Making important decisions on any level can achieve best results with more information rather than less. And with that concept ,imagine the amount of information required for determining what is best for U.S. defense and space interests and dealing with developing new space systems.
A report — Acquisition Reform Regimes on Their Own Terms: Context, Mechanisms, Effects, and Space Program Impact — is now available from The Aerospace Corporation’s Center for Space Policy and Strategy (CSPS) to assist decision makers urgently developing new space systems’ acquisition plans to help protect U.S. interests.
This insight provides decades of defense and space acquisition reforms and best practices.
Rosalind Lewis, principal director of Aerospace’s Acquisition Analysis and Planning Subdivision and co-author of the CSPS report, stated that understanding why changes were made in previous defense and space acquisition programs is key to guiding new discussions to field rapid capability and flexibility for acquiring new space systems.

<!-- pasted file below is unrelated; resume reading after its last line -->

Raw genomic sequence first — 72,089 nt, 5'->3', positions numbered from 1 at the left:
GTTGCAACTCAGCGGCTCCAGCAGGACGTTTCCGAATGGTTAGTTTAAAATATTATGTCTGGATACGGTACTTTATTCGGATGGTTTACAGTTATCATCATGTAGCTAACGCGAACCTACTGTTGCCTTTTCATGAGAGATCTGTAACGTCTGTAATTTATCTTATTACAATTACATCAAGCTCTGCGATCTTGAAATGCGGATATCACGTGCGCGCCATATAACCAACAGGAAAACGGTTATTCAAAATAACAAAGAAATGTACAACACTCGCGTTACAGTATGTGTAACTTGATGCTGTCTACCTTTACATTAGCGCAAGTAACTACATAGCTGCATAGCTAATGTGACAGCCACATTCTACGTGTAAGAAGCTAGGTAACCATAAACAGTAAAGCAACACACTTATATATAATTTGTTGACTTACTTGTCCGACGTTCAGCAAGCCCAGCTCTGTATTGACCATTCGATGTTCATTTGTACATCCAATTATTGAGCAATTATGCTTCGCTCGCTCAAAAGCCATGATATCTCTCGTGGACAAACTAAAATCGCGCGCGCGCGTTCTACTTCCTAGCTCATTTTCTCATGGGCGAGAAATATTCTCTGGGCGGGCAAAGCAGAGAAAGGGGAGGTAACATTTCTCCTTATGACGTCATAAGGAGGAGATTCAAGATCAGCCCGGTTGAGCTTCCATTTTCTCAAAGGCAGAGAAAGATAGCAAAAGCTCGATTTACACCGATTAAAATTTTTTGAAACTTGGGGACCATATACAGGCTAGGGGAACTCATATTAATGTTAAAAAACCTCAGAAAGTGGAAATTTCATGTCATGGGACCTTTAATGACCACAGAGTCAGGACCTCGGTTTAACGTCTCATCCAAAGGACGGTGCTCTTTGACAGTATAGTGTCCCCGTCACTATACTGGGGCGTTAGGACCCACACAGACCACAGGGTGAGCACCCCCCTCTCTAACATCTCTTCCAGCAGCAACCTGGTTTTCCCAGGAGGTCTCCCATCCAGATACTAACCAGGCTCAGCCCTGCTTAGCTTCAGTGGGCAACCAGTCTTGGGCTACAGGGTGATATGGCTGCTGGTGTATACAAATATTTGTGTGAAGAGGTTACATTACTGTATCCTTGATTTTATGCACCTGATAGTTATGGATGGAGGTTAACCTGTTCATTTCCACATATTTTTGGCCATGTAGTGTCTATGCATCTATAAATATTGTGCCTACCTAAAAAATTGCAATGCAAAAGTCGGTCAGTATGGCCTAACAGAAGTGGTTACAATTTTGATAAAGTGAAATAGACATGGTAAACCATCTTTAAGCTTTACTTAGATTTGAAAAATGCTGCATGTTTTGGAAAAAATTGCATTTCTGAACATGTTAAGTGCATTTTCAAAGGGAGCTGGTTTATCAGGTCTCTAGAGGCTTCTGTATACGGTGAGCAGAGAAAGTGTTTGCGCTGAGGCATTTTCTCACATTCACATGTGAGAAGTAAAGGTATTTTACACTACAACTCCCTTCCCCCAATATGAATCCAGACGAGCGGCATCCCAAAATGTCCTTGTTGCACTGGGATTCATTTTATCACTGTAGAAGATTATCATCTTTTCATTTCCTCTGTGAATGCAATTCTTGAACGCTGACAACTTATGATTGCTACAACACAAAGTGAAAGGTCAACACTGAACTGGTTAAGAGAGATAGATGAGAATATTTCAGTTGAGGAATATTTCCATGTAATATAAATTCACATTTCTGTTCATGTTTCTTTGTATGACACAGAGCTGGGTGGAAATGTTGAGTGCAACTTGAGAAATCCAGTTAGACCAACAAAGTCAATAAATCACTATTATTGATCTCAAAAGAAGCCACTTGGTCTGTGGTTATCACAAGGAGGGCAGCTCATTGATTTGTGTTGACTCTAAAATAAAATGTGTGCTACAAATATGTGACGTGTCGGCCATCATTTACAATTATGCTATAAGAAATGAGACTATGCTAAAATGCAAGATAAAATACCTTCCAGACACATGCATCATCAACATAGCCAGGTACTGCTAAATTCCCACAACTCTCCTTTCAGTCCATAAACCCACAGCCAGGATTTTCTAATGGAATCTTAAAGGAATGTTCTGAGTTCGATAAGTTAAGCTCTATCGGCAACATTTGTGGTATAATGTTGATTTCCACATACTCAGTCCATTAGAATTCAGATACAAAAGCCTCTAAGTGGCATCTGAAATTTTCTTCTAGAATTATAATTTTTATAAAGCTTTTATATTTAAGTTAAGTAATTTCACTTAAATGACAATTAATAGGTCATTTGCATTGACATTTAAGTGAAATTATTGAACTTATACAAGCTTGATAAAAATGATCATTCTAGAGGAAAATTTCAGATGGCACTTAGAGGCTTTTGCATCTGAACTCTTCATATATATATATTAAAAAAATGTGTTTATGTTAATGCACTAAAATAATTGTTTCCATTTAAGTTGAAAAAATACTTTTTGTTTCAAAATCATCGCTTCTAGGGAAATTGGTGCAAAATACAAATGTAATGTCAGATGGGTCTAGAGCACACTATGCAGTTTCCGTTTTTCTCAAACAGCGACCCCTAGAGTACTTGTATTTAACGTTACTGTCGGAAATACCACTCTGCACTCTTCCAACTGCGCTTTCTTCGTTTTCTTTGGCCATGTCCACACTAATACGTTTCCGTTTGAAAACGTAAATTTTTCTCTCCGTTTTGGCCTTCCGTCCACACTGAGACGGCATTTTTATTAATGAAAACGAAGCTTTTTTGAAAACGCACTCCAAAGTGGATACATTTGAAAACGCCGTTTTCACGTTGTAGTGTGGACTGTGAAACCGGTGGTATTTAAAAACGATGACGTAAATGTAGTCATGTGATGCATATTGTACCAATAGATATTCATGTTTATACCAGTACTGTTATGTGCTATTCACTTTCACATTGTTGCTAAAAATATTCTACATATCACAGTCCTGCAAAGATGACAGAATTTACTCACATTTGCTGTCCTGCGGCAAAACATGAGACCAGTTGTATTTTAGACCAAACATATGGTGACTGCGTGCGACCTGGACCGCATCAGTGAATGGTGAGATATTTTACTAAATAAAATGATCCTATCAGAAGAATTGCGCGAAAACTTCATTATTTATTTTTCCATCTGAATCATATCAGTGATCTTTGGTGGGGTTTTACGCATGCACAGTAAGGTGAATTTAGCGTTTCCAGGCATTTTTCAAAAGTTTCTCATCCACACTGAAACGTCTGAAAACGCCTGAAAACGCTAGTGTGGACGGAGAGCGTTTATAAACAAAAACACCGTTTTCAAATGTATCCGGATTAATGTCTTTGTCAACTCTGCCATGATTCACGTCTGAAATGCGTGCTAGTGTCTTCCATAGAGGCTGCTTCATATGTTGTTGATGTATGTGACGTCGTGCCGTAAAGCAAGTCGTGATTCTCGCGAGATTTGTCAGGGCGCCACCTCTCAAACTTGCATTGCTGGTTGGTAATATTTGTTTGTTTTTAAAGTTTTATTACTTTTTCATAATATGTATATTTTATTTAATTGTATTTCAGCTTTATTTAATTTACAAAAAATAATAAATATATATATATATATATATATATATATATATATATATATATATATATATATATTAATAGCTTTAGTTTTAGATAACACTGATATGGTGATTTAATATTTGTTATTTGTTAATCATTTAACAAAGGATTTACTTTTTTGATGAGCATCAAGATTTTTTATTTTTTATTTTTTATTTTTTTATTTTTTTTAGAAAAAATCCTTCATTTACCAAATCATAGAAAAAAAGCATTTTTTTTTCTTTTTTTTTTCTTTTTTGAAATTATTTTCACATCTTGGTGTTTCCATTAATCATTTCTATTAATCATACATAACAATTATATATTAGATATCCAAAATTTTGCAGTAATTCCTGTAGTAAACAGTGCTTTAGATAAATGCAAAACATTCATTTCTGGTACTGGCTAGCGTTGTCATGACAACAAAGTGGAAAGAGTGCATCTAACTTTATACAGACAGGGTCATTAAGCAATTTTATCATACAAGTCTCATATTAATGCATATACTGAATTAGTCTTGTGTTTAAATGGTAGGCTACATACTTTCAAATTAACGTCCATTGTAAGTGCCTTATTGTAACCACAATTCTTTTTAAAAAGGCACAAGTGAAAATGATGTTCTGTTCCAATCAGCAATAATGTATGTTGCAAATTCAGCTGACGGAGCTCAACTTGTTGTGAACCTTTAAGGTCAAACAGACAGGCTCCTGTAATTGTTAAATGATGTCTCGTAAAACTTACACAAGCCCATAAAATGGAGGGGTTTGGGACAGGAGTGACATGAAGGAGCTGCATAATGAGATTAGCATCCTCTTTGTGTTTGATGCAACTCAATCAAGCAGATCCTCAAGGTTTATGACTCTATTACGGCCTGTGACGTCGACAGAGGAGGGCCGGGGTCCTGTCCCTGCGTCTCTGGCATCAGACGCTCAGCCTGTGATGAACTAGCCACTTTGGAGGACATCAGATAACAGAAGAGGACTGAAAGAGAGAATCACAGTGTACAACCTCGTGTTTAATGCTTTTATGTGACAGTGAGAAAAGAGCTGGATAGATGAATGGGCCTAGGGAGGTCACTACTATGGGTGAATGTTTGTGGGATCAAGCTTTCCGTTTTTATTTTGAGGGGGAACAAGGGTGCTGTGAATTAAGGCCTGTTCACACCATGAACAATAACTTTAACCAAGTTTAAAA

Significant recent developments affecting space acquisition include a call in the Fiscal Year 2018 National Defense Authorization Act (NDAA) to identify a “sole authority” for organizing, training and equipping future space operations.
President Trump called for the establishment of a new military branch, the Space Force.
The FY19 NDAA asked the Department of Defense (DoD) for a report on how to acquire space systems.
This led to a DoD proposal for a new Space Development Agency to ensure that a Space Force would have the personnel, assets and capabilities to support our nation’s military interests in space.
Finally, on December 18 of last year, President Trump ordered the creation of the U.S. Space Command to employ space capabilities and lead space operations.
Jamie Morin, VP and executive director of CSPS, stated that, this year, the company witnessed numerous government mandates to treat space programs uniquely and with more resources.